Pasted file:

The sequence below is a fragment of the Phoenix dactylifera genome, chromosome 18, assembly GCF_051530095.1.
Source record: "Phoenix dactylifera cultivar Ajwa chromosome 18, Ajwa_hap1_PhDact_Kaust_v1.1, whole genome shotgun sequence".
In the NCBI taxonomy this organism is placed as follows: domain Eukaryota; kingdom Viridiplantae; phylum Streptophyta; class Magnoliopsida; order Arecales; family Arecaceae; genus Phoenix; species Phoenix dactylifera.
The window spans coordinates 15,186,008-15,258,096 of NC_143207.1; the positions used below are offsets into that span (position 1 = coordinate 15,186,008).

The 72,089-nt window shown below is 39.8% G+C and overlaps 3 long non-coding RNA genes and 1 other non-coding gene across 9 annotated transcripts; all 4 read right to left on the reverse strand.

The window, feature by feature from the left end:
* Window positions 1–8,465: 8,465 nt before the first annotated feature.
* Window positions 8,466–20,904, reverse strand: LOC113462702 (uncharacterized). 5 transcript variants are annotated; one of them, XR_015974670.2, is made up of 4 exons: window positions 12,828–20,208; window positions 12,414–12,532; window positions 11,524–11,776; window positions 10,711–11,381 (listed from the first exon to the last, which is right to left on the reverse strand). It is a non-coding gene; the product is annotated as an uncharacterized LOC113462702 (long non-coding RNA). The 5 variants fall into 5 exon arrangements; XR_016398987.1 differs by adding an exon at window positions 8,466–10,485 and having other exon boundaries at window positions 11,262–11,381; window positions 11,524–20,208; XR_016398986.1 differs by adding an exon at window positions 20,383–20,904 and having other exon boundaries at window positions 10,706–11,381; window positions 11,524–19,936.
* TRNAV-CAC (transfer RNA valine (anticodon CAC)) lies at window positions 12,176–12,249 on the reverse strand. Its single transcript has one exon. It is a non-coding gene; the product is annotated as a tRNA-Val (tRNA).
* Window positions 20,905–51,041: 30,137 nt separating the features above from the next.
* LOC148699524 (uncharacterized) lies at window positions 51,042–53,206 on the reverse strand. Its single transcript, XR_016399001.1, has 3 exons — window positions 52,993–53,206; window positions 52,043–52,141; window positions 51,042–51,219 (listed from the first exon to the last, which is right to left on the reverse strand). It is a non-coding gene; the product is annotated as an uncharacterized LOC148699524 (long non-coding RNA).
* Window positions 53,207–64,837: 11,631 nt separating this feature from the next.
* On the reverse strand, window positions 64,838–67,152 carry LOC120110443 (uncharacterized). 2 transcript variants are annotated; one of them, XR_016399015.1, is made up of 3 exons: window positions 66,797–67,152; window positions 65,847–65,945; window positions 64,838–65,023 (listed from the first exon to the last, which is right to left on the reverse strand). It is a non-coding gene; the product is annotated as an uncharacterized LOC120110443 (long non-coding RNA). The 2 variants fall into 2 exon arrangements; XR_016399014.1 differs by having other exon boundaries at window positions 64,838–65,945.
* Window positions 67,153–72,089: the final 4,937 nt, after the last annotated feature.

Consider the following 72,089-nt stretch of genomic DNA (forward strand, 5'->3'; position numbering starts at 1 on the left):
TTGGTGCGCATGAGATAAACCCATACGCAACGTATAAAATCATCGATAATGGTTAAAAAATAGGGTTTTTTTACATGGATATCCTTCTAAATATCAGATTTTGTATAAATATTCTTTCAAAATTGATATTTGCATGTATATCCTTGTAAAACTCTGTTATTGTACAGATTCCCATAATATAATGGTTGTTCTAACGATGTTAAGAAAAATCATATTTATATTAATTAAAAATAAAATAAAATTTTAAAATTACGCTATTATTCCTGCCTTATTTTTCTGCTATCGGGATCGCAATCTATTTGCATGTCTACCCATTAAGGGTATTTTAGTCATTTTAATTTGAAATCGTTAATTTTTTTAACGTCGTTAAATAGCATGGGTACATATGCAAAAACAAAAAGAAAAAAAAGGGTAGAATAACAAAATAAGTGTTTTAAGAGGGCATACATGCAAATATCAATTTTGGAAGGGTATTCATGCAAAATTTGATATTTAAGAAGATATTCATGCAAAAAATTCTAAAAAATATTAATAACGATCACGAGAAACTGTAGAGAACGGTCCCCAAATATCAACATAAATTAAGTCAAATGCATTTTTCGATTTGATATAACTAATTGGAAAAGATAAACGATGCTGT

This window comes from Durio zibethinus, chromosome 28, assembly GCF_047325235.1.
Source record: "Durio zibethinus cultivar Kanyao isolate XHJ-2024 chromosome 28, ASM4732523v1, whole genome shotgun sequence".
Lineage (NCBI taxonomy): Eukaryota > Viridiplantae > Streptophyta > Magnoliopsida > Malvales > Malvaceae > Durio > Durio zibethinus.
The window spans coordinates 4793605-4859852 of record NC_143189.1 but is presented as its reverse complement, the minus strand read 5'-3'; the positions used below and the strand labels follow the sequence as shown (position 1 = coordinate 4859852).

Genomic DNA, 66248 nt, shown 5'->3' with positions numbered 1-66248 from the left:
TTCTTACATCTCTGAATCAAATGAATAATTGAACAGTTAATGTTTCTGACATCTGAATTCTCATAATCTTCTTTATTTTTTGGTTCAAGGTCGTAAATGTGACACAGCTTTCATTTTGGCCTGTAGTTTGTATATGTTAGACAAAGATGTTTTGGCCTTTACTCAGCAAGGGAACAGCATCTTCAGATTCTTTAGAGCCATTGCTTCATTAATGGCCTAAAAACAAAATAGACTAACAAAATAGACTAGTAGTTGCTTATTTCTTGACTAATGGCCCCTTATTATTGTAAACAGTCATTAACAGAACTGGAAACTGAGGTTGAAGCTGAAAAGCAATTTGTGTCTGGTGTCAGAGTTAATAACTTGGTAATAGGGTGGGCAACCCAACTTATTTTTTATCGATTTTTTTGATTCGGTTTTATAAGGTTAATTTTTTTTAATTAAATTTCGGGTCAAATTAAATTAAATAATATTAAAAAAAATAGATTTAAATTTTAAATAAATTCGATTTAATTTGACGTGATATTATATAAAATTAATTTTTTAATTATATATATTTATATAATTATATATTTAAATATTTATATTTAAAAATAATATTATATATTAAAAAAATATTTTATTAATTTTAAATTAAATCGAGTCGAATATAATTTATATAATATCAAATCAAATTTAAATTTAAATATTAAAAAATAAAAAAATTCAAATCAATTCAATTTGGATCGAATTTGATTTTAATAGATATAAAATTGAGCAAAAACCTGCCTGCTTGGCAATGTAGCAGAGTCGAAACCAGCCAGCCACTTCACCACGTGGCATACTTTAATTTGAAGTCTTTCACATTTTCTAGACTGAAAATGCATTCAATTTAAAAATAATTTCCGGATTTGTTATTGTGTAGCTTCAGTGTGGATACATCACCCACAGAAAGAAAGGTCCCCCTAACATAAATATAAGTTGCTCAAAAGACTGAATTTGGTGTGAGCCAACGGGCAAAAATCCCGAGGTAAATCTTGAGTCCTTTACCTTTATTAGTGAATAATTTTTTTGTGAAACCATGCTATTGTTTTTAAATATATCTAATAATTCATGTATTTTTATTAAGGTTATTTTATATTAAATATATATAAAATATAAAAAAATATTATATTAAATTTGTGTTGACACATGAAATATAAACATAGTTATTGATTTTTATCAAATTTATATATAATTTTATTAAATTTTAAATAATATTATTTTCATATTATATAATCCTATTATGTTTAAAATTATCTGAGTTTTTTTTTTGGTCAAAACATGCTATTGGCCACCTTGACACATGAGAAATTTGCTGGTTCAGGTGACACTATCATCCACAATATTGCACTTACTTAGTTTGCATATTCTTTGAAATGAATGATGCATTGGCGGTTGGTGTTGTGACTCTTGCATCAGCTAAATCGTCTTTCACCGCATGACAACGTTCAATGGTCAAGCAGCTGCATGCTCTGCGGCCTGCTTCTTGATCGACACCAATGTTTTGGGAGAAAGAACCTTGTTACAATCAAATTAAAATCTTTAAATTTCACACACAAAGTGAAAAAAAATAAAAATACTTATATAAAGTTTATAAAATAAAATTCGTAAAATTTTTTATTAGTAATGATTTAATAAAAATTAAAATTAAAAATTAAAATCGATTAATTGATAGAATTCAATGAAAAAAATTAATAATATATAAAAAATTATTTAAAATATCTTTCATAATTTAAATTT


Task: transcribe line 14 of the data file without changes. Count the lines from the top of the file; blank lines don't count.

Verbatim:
* Window positions 67,153–72,089: the final 4,937 nt, after the last annotated feature.